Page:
Insecurity in Nigeria has reached hitherto unimaginable proportions. These are states where the population of out-of-school children are in millions. There, education is not encouraged, compounding the people’s reticence towards schooling. According to UNICEF, one in every five of the world’s out-of-school children is in Nigeria. In all, there are over 10 million out-of-school children in Nigeria, the highest globally. That is staggering. The conflict in the North abets the low level of education.

The kidnapping menace has spread southward. In the night of August 22, a female undergraduate of the Kwara State University, Ilorin, was kidnapped near the institution. The abductors demanded a ransom of N50 million to release her, according to a statement by the university.

By not rescuing these children from captivity, the Nigerian state has failed. The Major General Muhammadu Buhari (retd.) regime is out of sorts, clueless on the way forward. In security, which was one of his election campaign mantras, he has pushed Nigeria to the brink of disaster. Instead of enhancing security, his divisiveness has aggravated insecurity. While visiting his home state last December, bandits invaded and captured 344 pupils of Government Science Secondary School, Kankara, who were released after one week. Encouraged by their success, the bandits kidnapped 317 schoolgirls at Government Secondary School, Jangebe, Zamfara State, in February.

During Buhari’s first term, Boko Haram terrorists abducted 110 schoolgirls at the Government Girls’ Science and Technical College, Dapchi, Yobe State, in February 2018. They were all released, except Leah Sharibu, who refused to renounce her Christian faith. Before Buhari, Boko Haram insurgents abducted 276 schoolgirls at Chibok Government Secondary School in Borno State in April 2014, at the point of sitting the West African Senior School Certificate Examinations. Many of them have regained their freedom, but about 112 are still with the Islamists.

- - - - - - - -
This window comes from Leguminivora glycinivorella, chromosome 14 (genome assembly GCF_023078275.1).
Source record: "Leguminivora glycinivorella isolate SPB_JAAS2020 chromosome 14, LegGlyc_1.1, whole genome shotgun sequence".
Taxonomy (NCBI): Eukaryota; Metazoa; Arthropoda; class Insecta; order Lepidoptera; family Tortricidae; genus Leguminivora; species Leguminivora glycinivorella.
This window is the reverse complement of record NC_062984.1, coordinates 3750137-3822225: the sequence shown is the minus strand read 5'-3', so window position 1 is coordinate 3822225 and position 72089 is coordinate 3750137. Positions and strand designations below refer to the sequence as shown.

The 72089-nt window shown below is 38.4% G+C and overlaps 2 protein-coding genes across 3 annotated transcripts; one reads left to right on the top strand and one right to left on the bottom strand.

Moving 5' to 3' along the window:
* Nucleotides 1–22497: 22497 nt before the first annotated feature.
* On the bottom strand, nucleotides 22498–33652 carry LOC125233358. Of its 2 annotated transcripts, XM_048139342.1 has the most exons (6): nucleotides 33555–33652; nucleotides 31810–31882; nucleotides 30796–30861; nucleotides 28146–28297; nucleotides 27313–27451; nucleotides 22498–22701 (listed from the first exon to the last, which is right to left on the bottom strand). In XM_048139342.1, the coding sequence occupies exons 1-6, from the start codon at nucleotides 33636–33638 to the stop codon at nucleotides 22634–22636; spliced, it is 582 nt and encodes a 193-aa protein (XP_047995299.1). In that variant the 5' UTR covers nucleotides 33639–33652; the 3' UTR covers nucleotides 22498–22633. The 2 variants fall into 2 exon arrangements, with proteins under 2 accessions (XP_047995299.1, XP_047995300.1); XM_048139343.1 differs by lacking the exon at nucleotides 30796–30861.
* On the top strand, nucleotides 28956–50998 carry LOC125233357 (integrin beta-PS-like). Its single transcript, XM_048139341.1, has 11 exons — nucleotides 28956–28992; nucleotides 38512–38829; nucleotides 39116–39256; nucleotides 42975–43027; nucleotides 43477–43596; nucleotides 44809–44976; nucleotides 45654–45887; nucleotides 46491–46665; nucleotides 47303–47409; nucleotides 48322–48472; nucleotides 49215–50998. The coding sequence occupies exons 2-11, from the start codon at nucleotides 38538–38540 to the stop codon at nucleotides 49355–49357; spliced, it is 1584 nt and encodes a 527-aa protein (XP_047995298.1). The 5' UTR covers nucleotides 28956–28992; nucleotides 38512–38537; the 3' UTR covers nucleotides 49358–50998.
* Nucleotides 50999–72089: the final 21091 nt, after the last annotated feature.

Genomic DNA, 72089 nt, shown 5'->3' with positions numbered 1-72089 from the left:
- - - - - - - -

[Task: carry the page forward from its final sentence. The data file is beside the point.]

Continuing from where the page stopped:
Therefore, Buhari and state governors concerned should demonstrate commitment. For now, they are too far from the people in terms of communication and updates on their rescue efforts. The global best practice is for leaders to brief the people daily in times of crisis. That is lacking here, but it should be adopted.

These children are within Nigeria’s territory. Technology, including drones, and intelligence should make it easier to locate the bandits’ lairs. The security forces should deploy all this in rescue efforts, including tracing the phone calls, text messages and social media exchanges between the kidnappers and the victims’ families. Ransom is being paid, so there should be a painstaking forensic way to trace the money and track down the kidnappers.